This review was originally published as a report on the book at New Spanish Books, and has been reprinted here with permission of the reviewer. The book was originally published in the Catalan by Anagrama as Joyce i les. . .

Read More >

Lost in Translation: An Illustrated Compendium of Untranslatable Words from Around the World
Lost in Translation: An Illustrated Compendium of Untranslatable Words from Around the World by Ella Frances Sanders
Reviewed by Kaija Straumanis

Hello and greetings in the 2017 holiday season!

For those of you still looking for something to gift a friend or family member this winter season, or if you’re on the lookout for something to gift in the. . .

Read More >

The Size of the World
The Size of the World by Branko Anđić
Reviewed by Jaimie Lau

Three generations of men—a storyteller, his father and his son—encompass this book’s world. . . . it is a world of historical confusion, illusion, and hope of three generations of Belgraders.

The first and last sentences of the first. . .

Read More >

Island of Point Nemo
Island of Point Nemo by Jean-Marie Blas de Roblès
Reviewed by Katherine Rucker

The Island of Point Nemo is a novel tour by plane, train, automobile, blimp, horse, and submarine through a world that I can only hope is what Jean-Marie Blas de Roblès’s psyche looks like, giant squids and all.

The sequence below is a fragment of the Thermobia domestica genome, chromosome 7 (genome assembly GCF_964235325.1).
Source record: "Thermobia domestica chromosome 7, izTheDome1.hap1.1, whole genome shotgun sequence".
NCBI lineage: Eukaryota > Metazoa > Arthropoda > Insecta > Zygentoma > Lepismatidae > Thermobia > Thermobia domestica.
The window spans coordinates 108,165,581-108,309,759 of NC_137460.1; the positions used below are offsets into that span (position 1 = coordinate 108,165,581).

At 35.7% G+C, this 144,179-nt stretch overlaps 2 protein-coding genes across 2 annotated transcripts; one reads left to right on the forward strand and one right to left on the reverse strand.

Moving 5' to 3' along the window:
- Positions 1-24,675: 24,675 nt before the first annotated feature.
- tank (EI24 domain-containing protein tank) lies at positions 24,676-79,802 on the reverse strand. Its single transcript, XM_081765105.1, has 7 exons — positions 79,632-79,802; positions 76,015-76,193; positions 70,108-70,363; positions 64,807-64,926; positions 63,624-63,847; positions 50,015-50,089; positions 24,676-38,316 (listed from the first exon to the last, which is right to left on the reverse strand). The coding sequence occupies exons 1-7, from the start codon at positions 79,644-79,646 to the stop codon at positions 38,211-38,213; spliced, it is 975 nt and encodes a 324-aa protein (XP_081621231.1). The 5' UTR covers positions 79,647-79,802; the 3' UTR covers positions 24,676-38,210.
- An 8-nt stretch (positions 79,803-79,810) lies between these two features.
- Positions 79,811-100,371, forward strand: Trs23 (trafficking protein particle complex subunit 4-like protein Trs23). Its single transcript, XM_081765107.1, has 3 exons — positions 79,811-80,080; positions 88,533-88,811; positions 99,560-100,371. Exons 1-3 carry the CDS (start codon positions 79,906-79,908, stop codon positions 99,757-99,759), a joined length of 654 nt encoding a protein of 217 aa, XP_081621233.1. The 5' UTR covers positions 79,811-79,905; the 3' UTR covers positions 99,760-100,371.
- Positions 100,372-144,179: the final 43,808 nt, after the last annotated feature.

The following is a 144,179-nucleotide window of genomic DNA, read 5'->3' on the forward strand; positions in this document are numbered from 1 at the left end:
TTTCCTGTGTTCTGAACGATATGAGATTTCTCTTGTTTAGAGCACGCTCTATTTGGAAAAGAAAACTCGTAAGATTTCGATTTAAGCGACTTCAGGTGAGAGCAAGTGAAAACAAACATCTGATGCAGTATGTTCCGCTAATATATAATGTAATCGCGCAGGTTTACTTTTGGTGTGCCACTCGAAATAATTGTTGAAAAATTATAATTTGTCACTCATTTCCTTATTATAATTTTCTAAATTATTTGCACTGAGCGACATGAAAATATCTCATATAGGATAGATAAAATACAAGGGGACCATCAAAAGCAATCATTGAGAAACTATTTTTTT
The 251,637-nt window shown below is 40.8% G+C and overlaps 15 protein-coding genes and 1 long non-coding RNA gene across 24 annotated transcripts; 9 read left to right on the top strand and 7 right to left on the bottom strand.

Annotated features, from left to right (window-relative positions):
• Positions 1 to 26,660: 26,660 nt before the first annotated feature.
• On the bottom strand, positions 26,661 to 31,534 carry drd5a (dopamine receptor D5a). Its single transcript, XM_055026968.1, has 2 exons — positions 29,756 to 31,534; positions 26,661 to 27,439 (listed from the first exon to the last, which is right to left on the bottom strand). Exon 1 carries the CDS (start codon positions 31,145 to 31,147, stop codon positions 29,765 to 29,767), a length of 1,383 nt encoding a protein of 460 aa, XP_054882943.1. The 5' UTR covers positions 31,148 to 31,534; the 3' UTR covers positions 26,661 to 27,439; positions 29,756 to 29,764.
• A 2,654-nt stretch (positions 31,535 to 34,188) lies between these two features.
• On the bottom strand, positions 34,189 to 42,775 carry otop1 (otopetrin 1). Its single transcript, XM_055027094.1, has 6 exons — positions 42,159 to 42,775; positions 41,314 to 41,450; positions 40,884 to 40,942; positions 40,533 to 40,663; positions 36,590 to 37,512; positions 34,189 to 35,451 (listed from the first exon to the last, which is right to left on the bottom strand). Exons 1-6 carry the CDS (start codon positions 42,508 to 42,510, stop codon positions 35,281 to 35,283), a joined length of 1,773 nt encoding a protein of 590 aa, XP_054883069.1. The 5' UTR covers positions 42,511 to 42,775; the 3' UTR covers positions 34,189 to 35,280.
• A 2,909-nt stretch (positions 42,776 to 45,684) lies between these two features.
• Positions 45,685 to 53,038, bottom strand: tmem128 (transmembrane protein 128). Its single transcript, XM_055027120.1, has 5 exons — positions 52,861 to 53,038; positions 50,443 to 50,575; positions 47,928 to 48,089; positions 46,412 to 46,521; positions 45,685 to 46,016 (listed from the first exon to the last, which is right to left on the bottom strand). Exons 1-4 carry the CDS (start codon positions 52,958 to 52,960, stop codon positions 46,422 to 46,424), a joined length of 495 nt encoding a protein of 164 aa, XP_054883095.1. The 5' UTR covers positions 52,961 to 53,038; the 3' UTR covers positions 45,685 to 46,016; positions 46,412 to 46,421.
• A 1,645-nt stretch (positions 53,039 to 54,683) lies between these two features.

What. . .

Read More >

The Truce
The Truce by Mario Benedetti
Reviewed by Adrianne Aron

Mario Benedetti (1920-2009), Uruguay’s most beloved writer, was a man who loved to bend the rules. He gave his haikus as many syllables as fit his mood, and wrote a play divided into sections instead of acts. In his country,. . .

Read More >

I Am a Season That Does Not Exist in the World
I Am a Season That Does Not Exist in the World by Kim Kyung Ju
Reviewed by Jacob Rogers

Kim Kyung Ju’s I Am a Season That Does Not Exist in the World, translated from the Korean by Jake Levine, is a wonderful absurdist poetry collection. It’s a mix of verse and prose poems, or even poems in the. . .

Read More >

Kingdom Cons
Kingdom Cons by Yuri Herrera
Reviewed by Sarah Booker

Yuri Herrera is overwhelming in the way that he sucks readers into his worlds, transporting them to a borderland that is at once mythical in its construction and powerfully recognizable as a reflection of its modern-day counterpart. Kingdom Cons, originally. . .

Read More >

The Invented Part
The Invented Part by Rodrigo Fresán
Reviewed by Tiffany Nichols

Imagine reading a work that suddenly and very accurately calls out you, the reader, for not providing your full attention to the act of reading. Imagine how embarrassing it is when you, the reader, believe that you are engrossed in. . .

Read More >

The next few events from our Translation Events Calendar: See More Events >